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Jim Dine

American Painter, Printmaker, Sculptor, Poet, Conceptual and Performance Artist

Jim Dine Photo

Born: June 16, 1935 - Cincinnati, Ohio

"I would have been quite pleased to have been a pop artist; I was very involved with pop art and with those guys. But let's face it, I wasn't one. I used some popular imagery, objects more than anything else. But I wasn't glorifying consumerism, nothing like that."

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Summary of Jim Dine

Jim Dine has created a vocabulary out of subjects that have a child-like appeal, such as tools, birds, and hearts. These personally nostalgic symbols are also commonplace and universal, creating work that is both autobiographical and open to interpretation. Dine was also instrumental in the first "Happenings," a progenitor of Performance art. These Happenings challenged the seriousness and elitism of Abstract Expressionism, de-emphasizing the art object in favor of a performative, interactive, process. Over his career, Dine has both questioned the status of the artwork and continued a tradition of making work full of symbolism and allegory.

Key Ideas

Dine is inspired by the power of simple images to be both familiar and symbolic. His repetitions of tools, bathrobes, or hearts are easily understood by the viewer, while also suggesting deeper layers of meaning. He often works with subjects and images from his childhood, giving his work both a sense of innocence and shared nostalgia.
Although his strong graphic style, bright colors, and straightforward, popular imagery have often been connected to Pop art, Dine resisted this connection. He saw his work as an extension of Robert Rauschenberg's or Jasper Johns' Neo-Dada art, questioning the power of iconic symbols, rather than a more simplistic celebration of them.
Dine's involvement in the earliest "Happenings" extended his influence beyond traditional art media. The Happenings were an important rejection of the solemnity of Abstract Expressionism and a precedent for Performance art. Furthermore, his treatment of the art object as superfluous in these performances contributed to the conceptualism of art and the decentralization of the object, which has influenced much of postmodern art.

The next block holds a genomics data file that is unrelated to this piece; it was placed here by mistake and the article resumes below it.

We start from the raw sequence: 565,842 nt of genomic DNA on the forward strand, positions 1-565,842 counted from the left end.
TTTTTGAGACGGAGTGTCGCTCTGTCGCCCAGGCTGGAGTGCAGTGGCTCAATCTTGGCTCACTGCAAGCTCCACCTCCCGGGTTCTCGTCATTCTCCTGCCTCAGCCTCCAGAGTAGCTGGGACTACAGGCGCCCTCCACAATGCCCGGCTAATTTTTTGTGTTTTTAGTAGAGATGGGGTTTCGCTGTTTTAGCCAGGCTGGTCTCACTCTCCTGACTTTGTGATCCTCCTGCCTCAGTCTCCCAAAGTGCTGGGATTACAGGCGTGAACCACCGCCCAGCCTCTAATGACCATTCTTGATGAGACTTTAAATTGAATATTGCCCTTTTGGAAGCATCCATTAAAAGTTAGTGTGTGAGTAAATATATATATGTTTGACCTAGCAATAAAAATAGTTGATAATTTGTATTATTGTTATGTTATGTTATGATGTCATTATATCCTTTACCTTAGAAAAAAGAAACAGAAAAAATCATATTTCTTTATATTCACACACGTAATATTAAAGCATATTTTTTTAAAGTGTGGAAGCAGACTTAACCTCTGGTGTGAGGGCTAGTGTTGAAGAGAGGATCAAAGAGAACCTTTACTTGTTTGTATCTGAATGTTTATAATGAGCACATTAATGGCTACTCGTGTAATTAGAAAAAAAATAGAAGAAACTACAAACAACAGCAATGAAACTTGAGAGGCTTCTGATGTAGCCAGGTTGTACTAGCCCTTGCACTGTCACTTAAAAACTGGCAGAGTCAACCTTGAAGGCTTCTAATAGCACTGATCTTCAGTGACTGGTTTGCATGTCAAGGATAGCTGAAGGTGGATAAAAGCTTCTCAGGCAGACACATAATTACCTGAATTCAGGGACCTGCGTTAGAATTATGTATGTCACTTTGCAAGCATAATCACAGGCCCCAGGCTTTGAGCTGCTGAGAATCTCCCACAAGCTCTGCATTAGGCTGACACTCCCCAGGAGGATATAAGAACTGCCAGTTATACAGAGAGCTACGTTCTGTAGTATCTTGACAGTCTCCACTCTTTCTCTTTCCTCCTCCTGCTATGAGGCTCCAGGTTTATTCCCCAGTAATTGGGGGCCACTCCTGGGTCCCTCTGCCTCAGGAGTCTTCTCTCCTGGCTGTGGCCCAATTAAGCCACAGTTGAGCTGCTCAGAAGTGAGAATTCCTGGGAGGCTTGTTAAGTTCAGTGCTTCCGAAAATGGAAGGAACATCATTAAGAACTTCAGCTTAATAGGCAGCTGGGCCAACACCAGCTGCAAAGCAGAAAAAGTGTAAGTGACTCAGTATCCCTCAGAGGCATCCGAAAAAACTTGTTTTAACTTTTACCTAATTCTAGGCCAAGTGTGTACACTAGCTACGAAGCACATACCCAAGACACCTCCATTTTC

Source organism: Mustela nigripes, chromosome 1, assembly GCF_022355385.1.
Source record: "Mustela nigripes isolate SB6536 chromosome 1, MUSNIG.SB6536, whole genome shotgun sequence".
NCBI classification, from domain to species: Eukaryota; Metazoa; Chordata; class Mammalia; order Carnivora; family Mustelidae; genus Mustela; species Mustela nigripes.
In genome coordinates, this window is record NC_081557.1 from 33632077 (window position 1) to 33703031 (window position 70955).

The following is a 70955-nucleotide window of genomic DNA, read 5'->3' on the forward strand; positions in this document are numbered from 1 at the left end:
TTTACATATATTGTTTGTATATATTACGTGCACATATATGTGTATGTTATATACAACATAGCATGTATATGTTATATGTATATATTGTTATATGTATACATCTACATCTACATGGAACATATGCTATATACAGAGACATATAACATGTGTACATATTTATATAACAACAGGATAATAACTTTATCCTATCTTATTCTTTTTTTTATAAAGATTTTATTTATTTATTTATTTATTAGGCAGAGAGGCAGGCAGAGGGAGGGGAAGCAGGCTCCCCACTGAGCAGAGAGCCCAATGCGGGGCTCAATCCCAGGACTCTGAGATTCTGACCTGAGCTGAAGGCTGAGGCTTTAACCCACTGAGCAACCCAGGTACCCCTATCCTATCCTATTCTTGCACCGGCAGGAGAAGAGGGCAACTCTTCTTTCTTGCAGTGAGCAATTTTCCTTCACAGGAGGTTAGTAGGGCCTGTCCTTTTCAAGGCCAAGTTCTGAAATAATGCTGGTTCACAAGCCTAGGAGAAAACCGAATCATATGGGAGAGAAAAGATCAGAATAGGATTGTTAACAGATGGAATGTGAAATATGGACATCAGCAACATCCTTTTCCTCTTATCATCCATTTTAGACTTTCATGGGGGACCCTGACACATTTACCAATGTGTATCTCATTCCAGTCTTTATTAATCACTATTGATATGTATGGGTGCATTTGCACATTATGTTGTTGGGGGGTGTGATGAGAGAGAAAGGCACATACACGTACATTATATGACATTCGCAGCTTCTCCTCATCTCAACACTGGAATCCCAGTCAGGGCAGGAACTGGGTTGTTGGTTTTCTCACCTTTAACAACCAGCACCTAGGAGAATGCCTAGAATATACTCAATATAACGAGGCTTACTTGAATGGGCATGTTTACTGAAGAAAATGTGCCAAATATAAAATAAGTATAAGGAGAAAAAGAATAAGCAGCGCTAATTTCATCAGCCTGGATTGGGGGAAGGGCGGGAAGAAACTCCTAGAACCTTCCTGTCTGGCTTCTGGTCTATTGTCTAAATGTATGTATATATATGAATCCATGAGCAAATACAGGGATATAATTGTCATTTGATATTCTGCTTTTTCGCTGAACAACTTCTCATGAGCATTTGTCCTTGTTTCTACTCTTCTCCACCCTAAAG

As Conceptual art was emerging, Dine's use of iconic forms and repeated symbols attempted to understand how images create meaning. By singling out simple shapes and objects, and depicting them over and over, Dine suggests that they are important subjects for artistic study. Building on Marcel Duchamp's readymade sculptures, these ordinary objects take on a new, important, meaning solely because they were chosen by the artist and repeatedly studied. Isolating them and framing them in a gallery or museum space, Dine declares them worthy subjects to be celebrated in art, transforming them into something significant. Dine's work in this conceptual vein transforms Duchamp's skeptical gesture into part of a sincere investigation on how the artistic process elevates the ordinary.
Jim Dine Photo

Jim Dine was born in Cincinnati, Ohio. His parents were second-generation immigrants from Eastern Europe and practicing Jews, an identity which influenced his artistic career. He later claimed he was "raised in a family of ironmongers and the tools were always around me." His family owned a hardware store, where he gained a deep interest in the power of ordinary objects. He was particularly fascinated by the "metaphorical" or "mythic" quality of the tools of iron-working; they would inspire his works of the early 1960s, where he attached tools to canvases creating combinations of found object and pictorial image.

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